Mr Lindop: October 2019
It's been an incredible STEM week at Wrenbury Primary School as our children have experienced a huge range of science, technology, engineering and maths. From using teamwork and design skills to help solve world poverty, to making predictions and observations in early years, to even learning about the world of marine biology, we've been blown away by some incredible new experiences.
On Tuesday, Key Stage 1 and 2 took on the Squashed Tomato Challenge. We heard about Suchana Mijar, a young farmer from Nepal who had to carry heavy loads to market across challenging terrain, even whilst she was pregnant. The children considered the impact that this had on Suchana and farmers like her, linking them to the Global Goals for Sustainable Development. We then learned about how engineering and technology had helped Suchana when the charity, Practical Action developed and built a rope system to transport crops and produce safely down the mountains.
Then it was our turn! Key stage 2 set about designing and building their own systems to transport tomatoes. They had to travel quite a distance and we did have one or two instances of squashed tomatoes along the way. Everyone worked brilliantly in their teams, testing and redesigning if they needed to, before evaluating which system worked best.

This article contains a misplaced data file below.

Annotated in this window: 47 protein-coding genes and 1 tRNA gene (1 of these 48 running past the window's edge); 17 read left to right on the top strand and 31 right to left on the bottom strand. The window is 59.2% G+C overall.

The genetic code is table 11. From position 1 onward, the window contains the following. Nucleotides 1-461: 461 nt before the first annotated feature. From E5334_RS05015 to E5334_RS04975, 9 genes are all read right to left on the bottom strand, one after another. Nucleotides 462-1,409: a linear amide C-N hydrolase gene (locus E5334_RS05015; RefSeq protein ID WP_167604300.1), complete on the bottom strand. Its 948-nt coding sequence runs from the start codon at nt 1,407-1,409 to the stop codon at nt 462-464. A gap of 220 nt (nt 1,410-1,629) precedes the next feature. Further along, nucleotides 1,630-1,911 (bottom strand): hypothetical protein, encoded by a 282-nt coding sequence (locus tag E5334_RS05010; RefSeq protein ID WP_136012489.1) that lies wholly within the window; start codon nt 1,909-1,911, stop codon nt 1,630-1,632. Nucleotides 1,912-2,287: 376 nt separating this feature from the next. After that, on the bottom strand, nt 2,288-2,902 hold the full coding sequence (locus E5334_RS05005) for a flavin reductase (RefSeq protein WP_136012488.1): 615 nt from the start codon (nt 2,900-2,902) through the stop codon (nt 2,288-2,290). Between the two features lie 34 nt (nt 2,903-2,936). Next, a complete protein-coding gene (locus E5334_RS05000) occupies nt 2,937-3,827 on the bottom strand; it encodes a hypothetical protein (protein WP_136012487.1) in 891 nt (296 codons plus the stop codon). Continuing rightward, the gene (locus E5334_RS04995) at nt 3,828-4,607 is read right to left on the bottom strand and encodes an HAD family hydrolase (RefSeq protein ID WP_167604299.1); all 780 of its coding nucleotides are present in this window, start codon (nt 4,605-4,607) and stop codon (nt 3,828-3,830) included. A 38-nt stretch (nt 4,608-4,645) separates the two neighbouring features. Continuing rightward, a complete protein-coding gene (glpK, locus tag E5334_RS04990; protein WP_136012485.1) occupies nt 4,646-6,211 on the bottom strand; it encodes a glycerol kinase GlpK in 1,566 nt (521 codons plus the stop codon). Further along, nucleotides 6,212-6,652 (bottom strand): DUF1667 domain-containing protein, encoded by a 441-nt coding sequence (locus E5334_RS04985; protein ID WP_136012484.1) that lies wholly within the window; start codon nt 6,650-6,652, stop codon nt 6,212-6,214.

In Key stage 1, we investigated which materials would be best to wrap the tomatoes in to keep them safe on their journey. We explored a huge range of different materials and talked about their properties. Then, wrapped them up before running, hopping, skipping with, and even dropping our tomatoes. We found that cotton wool was the best material to use because it was soft and thick, but the tin foil was too rough and too thin to work, leading to some very squashed tomatoes!
Our early years children have also had lots of different experiments and discoveries to make. We've been building boats out of different materials and building the strongest, tallest towers we can. We've made lots of discoveries and made some excellent predictions — already starting to think like scientists and engineers!
Finally, Base 5 were also lucky enough to have a visit from a marine engineer on Tuesday. John came to speak to Base 5 about his work and gave us some wonderful demonstrations. We learnt about the different forces that act upon a boat, how to calculate the density of a material and how to change the shape of something in order to make it float. We used this knowledge to build out own boats out of just cardboard and tin-foil, with some boats, which weighed just 6 grams, being able to keep over 500g of marbles afloat. Amazing engineering, Base 5.
A huge thank you to everyone who took part in STEM week, particularly parents who were able to join our assembly on Tuesday to share some of the wonderful work our children had produced. We really appreciate your support!
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